Infant Body Piercing and Circumcision: What’s the difference?

Posted by on July 26, 2017

In case you missed it, a few weeks ago intactivist Enedina Vance stirred up a substantial amount of controversy on social media with a left dimple piercing photoshopped into an image of her 6-month-old daughter, and then posted to Facebook. The story even made its way into mainstream news via CNN...Check out the rest of the article for more details. 

 

The Facebook Post

In case you missed it, a few weeks ago intactivist Enedina Vance stirred up a substantial amount of controversy on social media with a left dimple piercing photoshopped into an image of her 6-month-old daughter, and then posted to Facebook. The story even made its way into mainstream news via CNN. The sarcastic underpinnings of Vance’s post, which included hashtags such as “#sarcasm”, were largely overlooked by much of the receiving audience; something Vance had counted on. Indeed, the author was quickly on the receiving end of an onslaught of negative and threatening comments.

 

It was Vance’s contention that the majority of people expressing their outrage and disgust over the violation of her daughter’s bodily autonomy via a piercing, would react positively - or at least passively - to a similar post of a male infant in the aftermath of his circumcision. This was the point that Vance was attempting to showcase: the hypocrisy and inconsistency of those who oppose some forms of infant body modification - baby piercings - while supporting or remaining neutral on others - male circumcision.

 

The original Facebook post on June 28th was quite successful in reaching a large audience, receiving over 14,000 shares at time of writing. It definitely provoked a lot of debate, especially amongst parents with young children. Hitherto, they had not been aware of the growing controversy surrounding the topic. Considering the impact of her post, we must consider the advantages and potential pitfalls of Vance’s method for generating circumcision awareness.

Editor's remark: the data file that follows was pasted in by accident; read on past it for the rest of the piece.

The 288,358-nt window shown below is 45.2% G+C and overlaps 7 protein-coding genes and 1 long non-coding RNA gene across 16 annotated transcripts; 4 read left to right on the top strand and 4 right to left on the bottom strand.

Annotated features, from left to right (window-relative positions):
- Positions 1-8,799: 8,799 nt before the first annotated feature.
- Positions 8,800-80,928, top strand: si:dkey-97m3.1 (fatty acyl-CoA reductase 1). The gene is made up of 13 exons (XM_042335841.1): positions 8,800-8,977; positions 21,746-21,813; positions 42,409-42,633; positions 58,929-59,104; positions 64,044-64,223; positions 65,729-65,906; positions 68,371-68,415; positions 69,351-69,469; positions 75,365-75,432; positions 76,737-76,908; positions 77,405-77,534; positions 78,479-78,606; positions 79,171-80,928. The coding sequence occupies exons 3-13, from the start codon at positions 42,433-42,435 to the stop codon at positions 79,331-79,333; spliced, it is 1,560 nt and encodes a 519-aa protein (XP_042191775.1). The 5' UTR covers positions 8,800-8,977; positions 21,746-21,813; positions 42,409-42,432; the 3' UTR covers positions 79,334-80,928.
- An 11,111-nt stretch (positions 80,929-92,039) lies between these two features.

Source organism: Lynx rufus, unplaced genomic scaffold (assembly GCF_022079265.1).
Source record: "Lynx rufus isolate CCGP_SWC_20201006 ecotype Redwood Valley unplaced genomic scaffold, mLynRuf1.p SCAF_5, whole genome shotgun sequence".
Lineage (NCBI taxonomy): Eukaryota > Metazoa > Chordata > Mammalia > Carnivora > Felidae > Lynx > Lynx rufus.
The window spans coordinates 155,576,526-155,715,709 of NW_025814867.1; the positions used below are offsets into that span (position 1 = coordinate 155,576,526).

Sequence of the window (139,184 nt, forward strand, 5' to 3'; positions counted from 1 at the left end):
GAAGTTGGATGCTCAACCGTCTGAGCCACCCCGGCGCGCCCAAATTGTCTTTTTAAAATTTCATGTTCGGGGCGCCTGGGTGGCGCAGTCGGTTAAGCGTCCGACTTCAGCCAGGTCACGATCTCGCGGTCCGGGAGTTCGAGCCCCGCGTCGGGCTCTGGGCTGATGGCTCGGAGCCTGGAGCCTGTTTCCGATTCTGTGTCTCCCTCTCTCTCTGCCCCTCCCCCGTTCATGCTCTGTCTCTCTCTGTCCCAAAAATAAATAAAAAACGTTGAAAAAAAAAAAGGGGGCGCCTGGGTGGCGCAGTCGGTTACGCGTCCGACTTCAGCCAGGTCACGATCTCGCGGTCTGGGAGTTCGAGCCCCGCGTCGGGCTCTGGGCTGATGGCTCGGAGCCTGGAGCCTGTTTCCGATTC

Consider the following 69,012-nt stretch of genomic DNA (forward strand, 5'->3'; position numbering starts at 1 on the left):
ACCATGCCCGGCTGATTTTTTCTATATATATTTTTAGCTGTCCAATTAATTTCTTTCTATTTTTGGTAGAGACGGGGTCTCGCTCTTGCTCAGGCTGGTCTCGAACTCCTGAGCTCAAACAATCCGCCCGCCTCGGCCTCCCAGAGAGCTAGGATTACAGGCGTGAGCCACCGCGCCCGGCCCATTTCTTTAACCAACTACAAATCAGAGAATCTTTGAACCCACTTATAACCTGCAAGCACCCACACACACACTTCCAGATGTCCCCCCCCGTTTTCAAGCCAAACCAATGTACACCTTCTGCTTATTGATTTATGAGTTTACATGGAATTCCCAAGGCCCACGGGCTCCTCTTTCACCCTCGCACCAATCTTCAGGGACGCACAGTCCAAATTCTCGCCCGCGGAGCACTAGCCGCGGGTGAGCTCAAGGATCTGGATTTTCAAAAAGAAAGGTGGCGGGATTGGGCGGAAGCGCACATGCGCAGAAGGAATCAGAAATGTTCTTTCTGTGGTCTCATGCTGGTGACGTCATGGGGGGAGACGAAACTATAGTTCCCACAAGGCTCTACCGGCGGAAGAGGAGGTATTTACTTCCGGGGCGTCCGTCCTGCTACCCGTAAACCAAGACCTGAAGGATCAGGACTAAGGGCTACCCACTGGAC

Tackling the Aesthetic and Parental Preference Argument for Circumcision

Vance’s contrasting of baby piercing’s and circumcision was rooted in that both are body modifications carried out by parents for their own aesthetic preferences. Whilst the pro-circumcision group employ a number of arguments, the notion that it is a “parental choice” is perhaps their primary rationale. Vance wanted to illustrate the hypocrisy of supporting circumcision as a parental choice, yet rejecting baby piercing’s as a violation of their bodily autonomy.

 

In this respect, Vance’s strategy was success. This was evinced by many parents’ visceral reactions to her justifications, such as; “I'm the parent, she is my child, I will do whatever I want”; and, “I think it's better, cuter, & I prefer her to have her dimple pierced.” This begs the question, why are these parents content with a parent choosing to make one aesthetic body modification, but not the other? It is likely due to male circumcision being a firmly established tradition, which prevents modern day notions of bodily autonomy from being readily applied. In contrast, piercings, both adult and child, have never been mainstream.

 

The juxtaposition of these two reactions is striking, and in this she succeeds nicely. Furthermore, the sensational and provocative nature of a baby face piercing virtually guaranteed that this post would spread rapidly. That said, does the simple contrasting of a piercing and circumcision oversimply the debate? Consequently, does it miss opportunities for further education?

 

Opportunities for Future Education Pieces

Two obvious areas of inconsistency exhibited in the pro-circumcision community’s arguments, which are not addressed by Vance’s viral post, are the alleged health benefits and the belief that the male prepuce (foreskin) is essentially a vestigial body organ. These two arguments – particularly the latter – have arguably been the most devastating in perpetuating the practice, as it has undoubtedly given medical practitioners and parents a necessary rationalization (the health benefits), and the illusion of a simple choice (vestigial, so no harm to sexual function). These two arguments are best addressed with clear scientific evidence which refute them. However, provocative posts like Vance’s are far more accessible and attention drawing than a scientific journal.

 

For now, the undeniably provocative nature of Vance’s piercing post may be the right place to begin the conversation. As most people who circumcise at this point are likely doing it based on tradition, and a sense of “what is normal”. The most immediate way to challenge this belief system is probably to address the aesthetic and normative arguments through showcasing the inherent inconsistencies.

 

What are your thoughts on the author’s methods? Do you agree that this is an effective way to raise awareness about circumcision and start a debate? Please feel free to share your thoughts in the comments section below. Thanks for reading!

 

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Author: David Marshall

Editor: Jay



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